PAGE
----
“When I’m sitting in a lecture at college -- right now I’m taking quantum (physics) -- if I don’t understand something early on, it really kind of negatively impacts my understanding for the rest of the lecture,” Martin told Huzefa. “What I’m doing is aiming these videos at those roadblocks and trying to eliminate them as best as I can, so that the rest of the lecture will hopefully gain some clarity for these students.”

Martin is a high-motivated 20-year-old college student with a genuine passion for learning and teaching math. Hit the link below to listen to the entire conversation between a pair of guys with a serious passion for problem-solving.





EP 206: Learning Guitar at Home with Fender Play

Fender Play is rockin’ right now.

Beginning and intermediate guitar players are flocking to Fender Play to learn, develop and share new music digitally. 

There’s something for every budding guitar virtuoso at Fender Play, including step-by-step micro-lessons for first-timers, weekly online tutorials with expert instructors, as well as a large catalog of song-learning material for more advanced users. Lesson programs are specifically designed for electric, acoustic and bass guitars. Ready to conquer the ukulele? They have a digital study guide for that, too.  

Huzefa, a bit of an axeman himself having learned to play during his youth, says a guitar is an outstanding brain-development tool. “This is super cool,” he says of Fender Play. “It’s amazing that students can use this to teach themselves how to play guitar.”

In this week’s Podcast, Huzefa welcomes Mary Keenan, the Director of Product, and curriculum expert, at Fender Play and Fender Play Live. Keenan was instrumental in assisting Fender, known for decades for its top-shelf guitar production, to make the jump into digital music instruction.

For the hesitant-but-curious guitar guy or gal looking for a place to get started, Fender Play offers a nice, distraction-free outlet that’s set at your own pace.

“We decided the best way to approach this was to go step-by-step with how to talk somebody through the development of their skills,” Keenan said. “When you join Fender Play, you’re asked a few questions -- really simple and upfront -- about what instrument you’re playing and what genre you’re interested in. . . .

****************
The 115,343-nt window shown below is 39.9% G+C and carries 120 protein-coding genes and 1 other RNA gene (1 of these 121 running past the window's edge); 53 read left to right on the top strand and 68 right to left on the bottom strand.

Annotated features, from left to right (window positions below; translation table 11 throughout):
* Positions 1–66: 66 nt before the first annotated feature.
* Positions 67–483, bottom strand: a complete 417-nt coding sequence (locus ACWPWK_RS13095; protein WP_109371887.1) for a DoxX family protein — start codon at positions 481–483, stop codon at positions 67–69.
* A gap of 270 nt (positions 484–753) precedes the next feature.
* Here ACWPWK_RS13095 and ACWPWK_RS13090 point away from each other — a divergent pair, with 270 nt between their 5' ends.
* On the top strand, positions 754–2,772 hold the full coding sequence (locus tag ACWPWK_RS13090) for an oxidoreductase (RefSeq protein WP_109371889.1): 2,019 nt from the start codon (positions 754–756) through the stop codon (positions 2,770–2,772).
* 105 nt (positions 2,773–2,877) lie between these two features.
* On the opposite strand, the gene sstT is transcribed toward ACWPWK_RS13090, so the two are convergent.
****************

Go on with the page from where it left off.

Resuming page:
“We have levels. Everything is structured for you step by step by step. The way that we’ve designed (Fender Play) is to teach a skill, and then teach you to play a song so that you’re learning that skill and applying that skill in the context of something musical, and something that feels exciting to learn.”

For specific details on Fender Play price plans, including their 3-month trial offer that’s free to sign up for, have a listen to this week’s conversation in the link below. There’s a lot of quality information here, especially if you’ve ever hesitated to give it a go on the guitar. As they say, there’s never been a better time than right now.















EP 205: Educational Games for Distance Learning from Schell Games

Even in a global pandemic, silver linings emerge.

March Madness basketball brackets and spring break vacations to the tropics have sadly been set aside. Education technology, meanwhile, has been thrust into the forefront of everyday life. And the cream of the crop, the companies with sparkling new ideas and content that keeps users totally engaged, are becoming the standard-bearers of the burgeoning ed-tech revolution.